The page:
China has, through tradition and frugality, naturally adopted a definition of what constitutes a comfortable indoor temperature that requires less energy to maintain than U.S. ideas of acceptable indoor temperature, which often begin and end with a thermostat set at 72ºF to control a central heating and air conditioning (HVAC) system. Today, China is at a pivot point where it could either move toward the U.S. approach—and dramatically increase energy consumption and harmful emissions—or build upon its existing approach, which can be supported by smaller systems or even passive approaches to thermal comfort, putting the nation on a much faster path to coal peaking and a clean energy future.
China has the opportunity to improve the thermal comfort of building occupants without increasing energy use by designing new buildings (and retrofitting old ones) to have many of the passive features that RMI’s Innovation Center demonstrates. These features require very low levels of energy to fuel them, and deliver thermal comfort that is better than what most Chinese buildings are delivering now. In the U.S., we need to change both occupier definitions of comfort and the approach to building design to drive dramatic change in building energy consumption. In China, we only have to change the approach to building design, and the Innovation Center demonstrates practical pathways to achieving this.
Over the past three years, RMI has been engaged with China- and U.S.-based thought leaders to explore ways to transform China’s energy economy in an intensive research effort, Reinventing Fire: China. (Download the Executive Summary here.) On our many trips across the ocean, we had ample time to think about the performance of buildings on each side of the Pacific. As we looked for ways to make buildings in China more efficient, an important thought kept recurring: the livability of buildings should also be improved. Fortunately, low-carbon design and low-carbon development strategies to achieve better thermal comfort without increasing energy use exist today. This is something our colleagues based in the new Innovation Center in Basalt, Colorado, know well; the center currently operates in subzero temperatures with a very small distributed heating system that requires less energy to run than the building itself generates.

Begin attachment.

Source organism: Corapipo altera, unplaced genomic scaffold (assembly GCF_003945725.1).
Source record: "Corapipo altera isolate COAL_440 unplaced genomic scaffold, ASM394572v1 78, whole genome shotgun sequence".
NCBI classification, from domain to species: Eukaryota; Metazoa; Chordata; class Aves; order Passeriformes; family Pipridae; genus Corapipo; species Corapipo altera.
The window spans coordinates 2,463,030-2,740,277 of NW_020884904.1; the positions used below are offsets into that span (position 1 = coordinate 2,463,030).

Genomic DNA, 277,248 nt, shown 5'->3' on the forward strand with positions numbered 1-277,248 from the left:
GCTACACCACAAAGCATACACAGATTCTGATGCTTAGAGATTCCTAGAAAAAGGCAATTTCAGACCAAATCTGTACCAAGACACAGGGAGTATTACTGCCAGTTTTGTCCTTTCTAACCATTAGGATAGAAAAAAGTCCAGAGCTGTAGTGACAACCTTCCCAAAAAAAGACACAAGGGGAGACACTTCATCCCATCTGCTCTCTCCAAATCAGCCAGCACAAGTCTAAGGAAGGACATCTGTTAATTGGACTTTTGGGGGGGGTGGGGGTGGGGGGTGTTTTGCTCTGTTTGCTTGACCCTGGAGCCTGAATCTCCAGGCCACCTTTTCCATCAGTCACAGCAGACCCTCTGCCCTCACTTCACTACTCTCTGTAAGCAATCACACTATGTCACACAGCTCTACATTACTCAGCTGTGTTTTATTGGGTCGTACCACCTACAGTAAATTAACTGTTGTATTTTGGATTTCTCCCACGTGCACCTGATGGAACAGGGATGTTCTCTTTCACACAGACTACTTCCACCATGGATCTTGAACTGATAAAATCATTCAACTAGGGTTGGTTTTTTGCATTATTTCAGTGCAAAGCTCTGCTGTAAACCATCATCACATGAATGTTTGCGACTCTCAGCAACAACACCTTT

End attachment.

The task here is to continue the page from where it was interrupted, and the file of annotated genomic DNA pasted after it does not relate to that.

BUILDING ENERGY USE CONTINUES TO GROW IN CHINA
According to the Reinventing Fire: China analysis, China is now the world’s largest market for new construction, building 1.8–2 billion m2 of floor space every year. With rapid urbanization and population growth, China’s building stock is expected to increase by 64 percent in 2050 compared with 2010. If business as usual continues, energy consumption would increase along with it from 770 million tons of coal equivalent (Mtce) to 2,270 Mtce of primary energy consumption by China’s building sector. Energy use for urban residential heating and cooling would grow most drastically of all end-uses, increasing by 100 percent and 600 percent, respectively, in the reference (business-as-usual) scenario (see Figure 1, left).
Figure 1: Source: Reinventing Fire, China